A favorite museum of mine, Sir John Soane’s Museum in London is currently exhibiting a special collection of stained glass from the World Monuments Fund. These are not ordinary windows designed by a long past artisan. These pieces are survivors of the medieval stained glass that once graced St. Michael’s Cathedral.
Hot kiln designs from the 15th century; brown-black oxide painting outlines, silver stain washes for hair, wings and halos; most figures are light-haired because yellow was the economical color; these brighter effects were gained by fusing thin sheets of colored glass on to clear glass. At the time, St. Michael’s was busy filling windows for one of the largest parish churches; the tallest steeple at 303 ft. was visible for miles.
These fragments survived destruction not once, but twice; in the 1640s when Puritans attacked the graven images of the windows; the many surviving pieces were reassembled in a mosaic and placed in the clerestory above the main arcade. But in November 1940, incendiary bombs destroyed St. Michael’s Cathedral; the shell survives today, and a new cathedral was completed in 1962.
Beneath this phoenix from the ashes, in a concrete storeroom, forgotten, the medieval glass lay in boxes, covered in decades-old soot and industrial grime. The lead holding the glass together gradually came apart, releasing thousands of fragments. A project to clean the glass was conceived this spring, and the faces emerged from history; a saint, a 15th century lady, a bird, a cat, a heraldic swan and a blue hat; an encyclopedia of medieval life unfolding from the shattered remains.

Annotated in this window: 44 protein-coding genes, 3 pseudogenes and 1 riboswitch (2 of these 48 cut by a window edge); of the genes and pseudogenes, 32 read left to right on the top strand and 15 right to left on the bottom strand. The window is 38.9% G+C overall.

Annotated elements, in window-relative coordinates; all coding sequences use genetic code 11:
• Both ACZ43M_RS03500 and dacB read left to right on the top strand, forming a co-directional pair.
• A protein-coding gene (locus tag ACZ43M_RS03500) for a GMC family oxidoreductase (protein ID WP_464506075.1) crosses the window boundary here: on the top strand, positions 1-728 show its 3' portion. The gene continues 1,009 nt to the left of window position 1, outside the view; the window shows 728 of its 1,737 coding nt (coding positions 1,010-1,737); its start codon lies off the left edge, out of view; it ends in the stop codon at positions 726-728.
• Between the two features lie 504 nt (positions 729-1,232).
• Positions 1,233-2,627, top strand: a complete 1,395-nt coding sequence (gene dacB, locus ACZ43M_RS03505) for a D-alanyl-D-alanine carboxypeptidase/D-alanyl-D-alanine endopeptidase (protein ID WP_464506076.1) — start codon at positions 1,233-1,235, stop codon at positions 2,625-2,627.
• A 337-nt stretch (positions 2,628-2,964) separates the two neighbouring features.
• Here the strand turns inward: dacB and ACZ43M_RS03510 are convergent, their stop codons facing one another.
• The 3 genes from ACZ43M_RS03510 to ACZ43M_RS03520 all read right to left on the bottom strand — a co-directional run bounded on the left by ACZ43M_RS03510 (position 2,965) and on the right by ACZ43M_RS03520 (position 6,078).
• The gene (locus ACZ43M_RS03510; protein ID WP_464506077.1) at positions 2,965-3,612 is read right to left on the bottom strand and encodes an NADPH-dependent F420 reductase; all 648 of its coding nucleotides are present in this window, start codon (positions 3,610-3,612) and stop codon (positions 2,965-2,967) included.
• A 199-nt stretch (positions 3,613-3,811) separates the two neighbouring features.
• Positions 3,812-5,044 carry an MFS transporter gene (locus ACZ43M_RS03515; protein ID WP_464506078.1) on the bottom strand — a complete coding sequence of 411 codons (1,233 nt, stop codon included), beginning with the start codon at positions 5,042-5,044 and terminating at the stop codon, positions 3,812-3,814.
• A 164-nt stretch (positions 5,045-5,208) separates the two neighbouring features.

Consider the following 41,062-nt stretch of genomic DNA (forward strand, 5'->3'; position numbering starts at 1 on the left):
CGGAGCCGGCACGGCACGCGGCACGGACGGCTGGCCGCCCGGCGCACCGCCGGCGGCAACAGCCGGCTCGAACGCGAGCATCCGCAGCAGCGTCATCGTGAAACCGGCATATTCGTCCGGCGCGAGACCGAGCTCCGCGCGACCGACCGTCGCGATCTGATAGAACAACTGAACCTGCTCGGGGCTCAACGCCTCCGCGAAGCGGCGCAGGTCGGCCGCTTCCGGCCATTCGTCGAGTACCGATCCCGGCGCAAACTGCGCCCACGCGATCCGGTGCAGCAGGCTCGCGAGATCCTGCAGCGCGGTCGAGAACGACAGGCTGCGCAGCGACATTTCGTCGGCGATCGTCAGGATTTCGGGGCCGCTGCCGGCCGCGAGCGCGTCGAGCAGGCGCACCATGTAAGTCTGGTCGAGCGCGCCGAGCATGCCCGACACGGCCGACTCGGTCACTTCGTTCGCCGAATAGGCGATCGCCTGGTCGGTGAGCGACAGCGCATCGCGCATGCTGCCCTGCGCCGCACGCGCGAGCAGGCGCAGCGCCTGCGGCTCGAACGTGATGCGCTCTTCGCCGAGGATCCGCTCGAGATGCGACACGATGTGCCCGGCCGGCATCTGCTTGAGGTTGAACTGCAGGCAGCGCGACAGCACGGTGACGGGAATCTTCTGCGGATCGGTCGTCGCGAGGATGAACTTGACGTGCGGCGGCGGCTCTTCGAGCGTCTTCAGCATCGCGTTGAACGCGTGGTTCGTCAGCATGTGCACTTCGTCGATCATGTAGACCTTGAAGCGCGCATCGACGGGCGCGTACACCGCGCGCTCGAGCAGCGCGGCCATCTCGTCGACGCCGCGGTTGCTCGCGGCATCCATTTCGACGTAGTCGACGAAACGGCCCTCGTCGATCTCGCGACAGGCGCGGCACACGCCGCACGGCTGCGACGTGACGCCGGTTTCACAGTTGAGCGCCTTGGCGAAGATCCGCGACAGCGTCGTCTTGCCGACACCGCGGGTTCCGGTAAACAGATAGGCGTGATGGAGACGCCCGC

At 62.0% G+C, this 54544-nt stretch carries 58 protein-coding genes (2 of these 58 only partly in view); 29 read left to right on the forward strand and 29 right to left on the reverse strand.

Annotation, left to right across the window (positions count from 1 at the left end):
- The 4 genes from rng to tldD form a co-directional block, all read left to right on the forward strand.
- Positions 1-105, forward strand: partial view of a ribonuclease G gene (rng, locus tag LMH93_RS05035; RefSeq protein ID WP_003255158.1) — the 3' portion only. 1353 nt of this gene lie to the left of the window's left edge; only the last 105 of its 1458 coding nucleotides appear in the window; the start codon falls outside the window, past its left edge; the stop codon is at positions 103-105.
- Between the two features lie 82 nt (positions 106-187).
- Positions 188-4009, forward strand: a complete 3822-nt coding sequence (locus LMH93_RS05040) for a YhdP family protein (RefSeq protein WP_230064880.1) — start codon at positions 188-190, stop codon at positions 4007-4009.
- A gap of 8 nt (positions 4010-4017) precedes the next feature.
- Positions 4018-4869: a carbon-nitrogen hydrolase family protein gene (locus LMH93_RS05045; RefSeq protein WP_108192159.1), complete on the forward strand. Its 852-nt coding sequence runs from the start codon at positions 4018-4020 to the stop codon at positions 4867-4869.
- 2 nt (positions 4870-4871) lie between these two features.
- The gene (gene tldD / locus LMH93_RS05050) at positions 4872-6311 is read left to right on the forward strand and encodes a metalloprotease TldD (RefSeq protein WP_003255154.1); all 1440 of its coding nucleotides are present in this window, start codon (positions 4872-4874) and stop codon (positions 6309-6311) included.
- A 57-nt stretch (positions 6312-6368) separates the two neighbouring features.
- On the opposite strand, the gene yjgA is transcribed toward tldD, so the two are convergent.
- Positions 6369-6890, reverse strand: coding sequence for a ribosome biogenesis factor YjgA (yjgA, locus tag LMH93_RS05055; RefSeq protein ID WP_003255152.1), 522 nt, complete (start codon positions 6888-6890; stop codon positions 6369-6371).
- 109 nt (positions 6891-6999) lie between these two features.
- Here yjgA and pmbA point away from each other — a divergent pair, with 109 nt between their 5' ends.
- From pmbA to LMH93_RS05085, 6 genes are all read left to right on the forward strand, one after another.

Stained glass has been a passion of mine for years. The history of these surviving fragments is significant, just as any painting or sculpture. The names of the artisans have been lost from the historical record, but their art influenced countless others.
Thank you for joining me for the story of medieval stained glass and its recovery. I have several short posts that will be appearing through the end of the year as I clear my backlog and prepare for a new year of Cabinets of Curiosities and Museum Mondays. Thank you for all your suggestions and comments this year!